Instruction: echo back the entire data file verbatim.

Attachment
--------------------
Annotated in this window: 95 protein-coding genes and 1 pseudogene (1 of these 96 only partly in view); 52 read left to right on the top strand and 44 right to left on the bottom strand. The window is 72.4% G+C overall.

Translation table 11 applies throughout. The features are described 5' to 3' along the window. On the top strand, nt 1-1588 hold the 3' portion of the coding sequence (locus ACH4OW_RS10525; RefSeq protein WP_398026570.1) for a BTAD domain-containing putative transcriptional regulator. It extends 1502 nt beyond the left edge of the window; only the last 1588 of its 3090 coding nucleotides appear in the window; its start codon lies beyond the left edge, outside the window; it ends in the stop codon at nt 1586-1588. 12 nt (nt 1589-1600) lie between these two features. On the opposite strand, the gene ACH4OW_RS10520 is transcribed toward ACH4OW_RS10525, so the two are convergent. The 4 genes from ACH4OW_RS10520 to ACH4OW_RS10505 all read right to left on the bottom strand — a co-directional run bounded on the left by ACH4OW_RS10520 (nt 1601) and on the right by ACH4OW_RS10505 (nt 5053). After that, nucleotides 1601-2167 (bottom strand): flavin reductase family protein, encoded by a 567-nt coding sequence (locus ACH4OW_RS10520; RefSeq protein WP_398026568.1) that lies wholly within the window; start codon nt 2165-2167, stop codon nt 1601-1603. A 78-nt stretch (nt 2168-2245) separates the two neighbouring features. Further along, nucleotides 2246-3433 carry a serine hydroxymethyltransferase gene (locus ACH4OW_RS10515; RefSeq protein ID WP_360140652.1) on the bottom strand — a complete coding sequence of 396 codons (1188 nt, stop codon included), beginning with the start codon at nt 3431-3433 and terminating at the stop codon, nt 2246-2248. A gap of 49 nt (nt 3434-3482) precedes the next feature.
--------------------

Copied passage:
Annotated in this window: 95 protein-coding genes and 1 pseudogene (1 of these 96 only partly in view); 52 read left to right on the top strand and 44 right to left on the bottom strand. The window is 72.4% G+C overall.

Translation table 11 applies throughout. The features are described 5' to 3' along the window. On the top strand, nt 1-1588 hold the 3' portion of the coding sequence (locus ACH4OW_RS10525; RefSeq protein WP_398026570.1) for a BTAD domain-containing putative transcriptional regulator. It extends 1502 nt beyond the left edge of the window; only the last 1588 of its 3090 coding nucleotides appear in the window; its start codon lies beyond the left edge, outside the window; it ends in the stop codon at nt 1586-1588. 12 nt (nt 1589-1600) lie between these two features. On the opposite strand, the gene ACH4OW_RS10520 is transcribed toward ACH4OW_RS10525, so the two are convergent. The 4 genes from ACH4OW_RS10520 to ACH4OW_RS10505 all read right to left on the bottom strand — a co-directional run bounded on the left by ACH4OW_RS10520 (nt 1601) and on the right by ACH4OW_RS10505 (nt 5053). After that, nucleotides 1601-2167 (bottom strand): flavin reductase family protein, encoded by a 567-nt coding sequence (locus ACH4OW_RS10520; RefSeq protein WP_398026568.1) that lies wholly within the window; start codon nt 2165-2167, stop codon nt 1601-1603. A 78-nt stretch (nt 2168-2245) separates the two neighbouring features. Further along, nucleotides 2246-3433 carry a serine hydroxymethyltransferase gene (locus ACH4OW_RS10515; RefSeq protein ID WP_360140652.1) on the bottom strand — a complete coding sequence of 396 codons (1188 nt, stop codon included), beginning with the start codon at nt 3431-3433 and terminating at the stop codon, nt 2246-2248. A gap of 49 nt (nt 3434-3482) precedes the next feature.